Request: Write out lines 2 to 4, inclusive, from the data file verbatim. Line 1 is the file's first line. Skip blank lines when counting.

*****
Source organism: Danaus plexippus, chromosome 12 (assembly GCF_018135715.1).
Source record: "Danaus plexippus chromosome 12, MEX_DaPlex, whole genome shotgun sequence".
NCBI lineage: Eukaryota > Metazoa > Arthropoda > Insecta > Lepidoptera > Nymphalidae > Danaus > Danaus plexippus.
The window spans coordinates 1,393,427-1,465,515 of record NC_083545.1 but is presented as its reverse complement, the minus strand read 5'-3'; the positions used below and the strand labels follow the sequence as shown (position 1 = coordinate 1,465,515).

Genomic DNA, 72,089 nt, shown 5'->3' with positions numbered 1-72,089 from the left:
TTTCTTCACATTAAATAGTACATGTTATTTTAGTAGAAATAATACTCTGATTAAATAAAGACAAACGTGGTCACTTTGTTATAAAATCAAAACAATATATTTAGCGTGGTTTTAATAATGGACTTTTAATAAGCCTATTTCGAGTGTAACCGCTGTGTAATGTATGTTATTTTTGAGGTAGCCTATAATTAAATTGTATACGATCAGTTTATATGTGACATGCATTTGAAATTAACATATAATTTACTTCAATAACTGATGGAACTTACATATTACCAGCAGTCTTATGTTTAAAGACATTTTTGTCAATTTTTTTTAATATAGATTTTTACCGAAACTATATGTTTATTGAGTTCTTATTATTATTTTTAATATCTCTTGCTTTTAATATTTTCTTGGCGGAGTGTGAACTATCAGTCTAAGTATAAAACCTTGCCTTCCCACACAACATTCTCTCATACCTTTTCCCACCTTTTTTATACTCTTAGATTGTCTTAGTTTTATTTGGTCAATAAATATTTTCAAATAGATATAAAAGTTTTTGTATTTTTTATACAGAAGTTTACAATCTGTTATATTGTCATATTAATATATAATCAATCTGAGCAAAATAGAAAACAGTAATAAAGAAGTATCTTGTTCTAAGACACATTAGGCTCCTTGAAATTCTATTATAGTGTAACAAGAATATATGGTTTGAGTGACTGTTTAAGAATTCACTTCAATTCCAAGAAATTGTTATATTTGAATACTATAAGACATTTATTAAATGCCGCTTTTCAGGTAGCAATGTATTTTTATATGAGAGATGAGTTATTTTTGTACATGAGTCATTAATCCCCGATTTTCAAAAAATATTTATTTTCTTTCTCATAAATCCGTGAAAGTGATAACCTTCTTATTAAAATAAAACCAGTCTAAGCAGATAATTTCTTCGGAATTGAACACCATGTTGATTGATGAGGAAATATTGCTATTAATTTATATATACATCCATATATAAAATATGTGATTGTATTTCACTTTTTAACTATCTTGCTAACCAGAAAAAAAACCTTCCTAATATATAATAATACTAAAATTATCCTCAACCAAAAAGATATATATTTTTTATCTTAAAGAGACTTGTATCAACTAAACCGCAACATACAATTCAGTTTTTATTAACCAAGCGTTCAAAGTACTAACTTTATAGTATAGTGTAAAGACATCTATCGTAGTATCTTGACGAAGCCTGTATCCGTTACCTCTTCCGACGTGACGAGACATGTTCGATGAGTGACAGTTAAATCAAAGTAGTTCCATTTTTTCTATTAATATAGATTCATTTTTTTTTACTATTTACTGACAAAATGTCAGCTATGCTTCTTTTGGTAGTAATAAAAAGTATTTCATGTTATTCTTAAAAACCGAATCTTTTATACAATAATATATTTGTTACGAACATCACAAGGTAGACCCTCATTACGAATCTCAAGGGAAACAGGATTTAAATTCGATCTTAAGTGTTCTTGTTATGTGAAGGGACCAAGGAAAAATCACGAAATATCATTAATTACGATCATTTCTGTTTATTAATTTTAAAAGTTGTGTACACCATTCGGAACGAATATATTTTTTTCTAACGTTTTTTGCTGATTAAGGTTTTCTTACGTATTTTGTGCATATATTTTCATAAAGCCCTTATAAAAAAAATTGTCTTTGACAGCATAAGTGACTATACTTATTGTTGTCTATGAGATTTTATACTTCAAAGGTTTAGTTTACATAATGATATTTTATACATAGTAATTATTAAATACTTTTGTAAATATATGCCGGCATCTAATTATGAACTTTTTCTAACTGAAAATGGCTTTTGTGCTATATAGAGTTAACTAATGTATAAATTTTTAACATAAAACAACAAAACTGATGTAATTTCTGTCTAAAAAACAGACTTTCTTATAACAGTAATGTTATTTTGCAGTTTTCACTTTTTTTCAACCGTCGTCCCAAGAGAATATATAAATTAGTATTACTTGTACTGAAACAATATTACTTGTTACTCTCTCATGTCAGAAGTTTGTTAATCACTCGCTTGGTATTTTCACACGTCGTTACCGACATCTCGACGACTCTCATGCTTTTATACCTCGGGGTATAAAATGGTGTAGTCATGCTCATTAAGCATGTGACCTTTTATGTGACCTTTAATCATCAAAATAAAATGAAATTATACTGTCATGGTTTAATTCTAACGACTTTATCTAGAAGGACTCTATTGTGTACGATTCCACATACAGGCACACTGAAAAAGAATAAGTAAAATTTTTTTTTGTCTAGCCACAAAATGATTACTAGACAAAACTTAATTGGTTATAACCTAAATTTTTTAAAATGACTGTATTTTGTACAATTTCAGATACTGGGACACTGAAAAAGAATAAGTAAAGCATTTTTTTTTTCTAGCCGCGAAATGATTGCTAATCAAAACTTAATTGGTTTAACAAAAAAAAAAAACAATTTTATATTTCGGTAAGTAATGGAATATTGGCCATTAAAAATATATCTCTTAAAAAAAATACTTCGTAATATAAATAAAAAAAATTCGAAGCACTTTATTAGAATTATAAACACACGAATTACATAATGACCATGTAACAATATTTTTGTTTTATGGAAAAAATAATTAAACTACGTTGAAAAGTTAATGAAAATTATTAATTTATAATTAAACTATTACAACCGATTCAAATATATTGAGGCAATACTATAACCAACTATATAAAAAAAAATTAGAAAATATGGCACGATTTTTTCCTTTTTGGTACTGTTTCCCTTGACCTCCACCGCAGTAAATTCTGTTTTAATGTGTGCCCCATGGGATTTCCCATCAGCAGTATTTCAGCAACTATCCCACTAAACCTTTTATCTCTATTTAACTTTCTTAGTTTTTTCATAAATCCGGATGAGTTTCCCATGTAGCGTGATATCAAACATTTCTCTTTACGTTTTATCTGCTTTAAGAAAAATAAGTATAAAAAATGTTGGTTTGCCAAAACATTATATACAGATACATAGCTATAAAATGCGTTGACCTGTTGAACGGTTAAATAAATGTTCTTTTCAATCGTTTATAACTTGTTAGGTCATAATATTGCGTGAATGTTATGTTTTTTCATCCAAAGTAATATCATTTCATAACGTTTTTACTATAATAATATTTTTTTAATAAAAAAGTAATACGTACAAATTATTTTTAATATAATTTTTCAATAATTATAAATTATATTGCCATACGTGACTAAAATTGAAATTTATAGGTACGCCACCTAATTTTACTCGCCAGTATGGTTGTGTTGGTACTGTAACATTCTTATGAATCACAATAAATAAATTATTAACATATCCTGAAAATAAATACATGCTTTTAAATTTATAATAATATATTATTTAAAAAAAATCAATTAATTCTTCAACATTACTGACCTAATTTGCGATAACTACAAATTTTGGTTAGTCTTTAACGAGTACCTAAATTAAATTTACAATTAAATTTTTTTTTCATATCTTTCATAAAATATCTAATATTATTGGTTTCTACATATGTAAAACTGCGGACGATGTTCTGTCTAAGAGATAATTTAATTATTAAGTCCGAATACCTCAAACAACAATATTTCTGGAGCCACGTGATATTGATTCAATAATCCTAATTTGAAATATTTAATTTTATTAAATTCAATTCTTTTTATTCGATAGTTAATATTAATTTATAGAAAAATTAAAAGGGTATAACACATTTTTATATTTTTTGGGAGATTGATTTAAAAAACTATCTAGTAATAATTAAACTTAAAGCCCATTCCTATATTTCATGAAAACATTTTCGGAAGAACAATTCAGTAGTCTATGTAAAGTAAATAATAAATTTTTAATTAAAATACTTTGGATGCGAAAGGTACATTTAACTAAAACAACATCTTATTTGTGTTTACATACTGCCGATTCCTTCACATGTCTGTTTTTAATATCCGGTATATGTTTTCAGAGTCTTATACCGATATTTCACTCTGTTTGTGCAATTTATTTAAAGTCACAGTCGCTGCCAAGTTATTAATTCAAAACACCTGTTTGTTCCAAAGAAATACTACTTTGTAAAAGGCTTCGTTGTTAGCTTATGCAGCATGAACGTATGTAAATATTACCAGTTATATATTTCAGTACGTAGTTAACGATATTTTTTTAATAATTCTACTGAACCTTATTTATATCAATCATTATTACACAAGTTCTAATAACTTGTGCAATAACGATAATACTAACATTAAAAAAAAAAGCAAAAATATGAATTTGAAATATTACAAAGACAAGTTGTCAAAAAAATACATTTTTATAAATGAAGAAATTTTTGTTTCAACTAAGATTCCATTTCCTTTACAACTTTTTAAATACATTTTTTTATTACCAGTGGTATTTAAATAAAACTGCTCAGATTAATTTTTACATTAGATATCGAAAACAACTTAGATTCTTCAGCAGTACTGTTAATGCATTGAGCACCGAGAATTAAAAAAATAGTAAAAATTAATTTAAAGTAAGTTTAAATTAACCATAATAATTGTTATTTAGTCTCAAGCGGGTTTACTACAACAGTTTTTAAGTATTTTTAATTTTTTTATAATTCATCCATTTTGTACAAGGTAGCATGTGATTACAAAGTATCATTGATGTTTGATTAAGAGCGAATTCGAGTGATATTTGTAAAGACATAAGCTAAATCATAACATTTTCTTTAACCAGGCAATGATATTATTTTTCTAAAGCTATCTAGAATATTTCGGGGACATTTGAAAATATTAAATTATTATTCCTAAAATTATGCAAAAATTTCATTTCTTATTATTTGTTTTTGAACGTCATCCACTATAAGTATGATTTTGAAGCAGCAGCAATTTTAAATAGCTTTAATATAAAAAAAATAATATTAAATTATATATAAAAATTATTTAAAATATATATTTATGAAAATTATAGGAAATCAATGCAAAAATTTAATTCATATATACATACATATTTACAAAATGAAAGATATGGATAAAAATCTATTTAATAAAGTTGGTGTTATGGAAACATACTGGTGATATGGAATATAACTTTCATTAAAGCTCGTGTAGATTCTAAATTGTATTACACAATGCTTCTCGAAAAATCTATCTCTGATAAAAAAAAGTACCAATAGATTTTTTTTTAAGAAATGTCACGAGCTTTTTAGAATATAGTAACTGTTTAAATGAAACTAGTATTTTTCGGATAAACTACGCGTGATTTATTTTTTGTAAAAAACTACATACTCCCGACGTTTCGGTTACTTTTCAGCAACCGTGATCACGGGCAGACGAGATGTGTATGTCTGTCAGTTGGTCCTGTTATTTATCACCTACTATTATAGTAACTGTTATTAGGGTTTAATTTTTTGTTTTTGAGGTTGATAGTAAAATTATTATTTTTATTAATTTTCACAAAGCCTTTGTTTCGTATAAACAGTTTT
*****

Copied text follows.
Source record: "Danaus plexippus chromosome 12, MEX_DaPlex, whole genome shotgun sequence".
NCBI lineage: Eukaryota > Metazoa > Arthropoda > Insecta > Lepidoptera > Nymphalidae > Danaus > Danaus plexippus.
The window spans coordinates 1,393,427-1,465,515 of record NC_083545.1 but is presented as its reverse complement, the minus strand read 5'-3'; the positions used below and the strand labels follow the sequence as shown (position 1 = coordinate 1,465,515).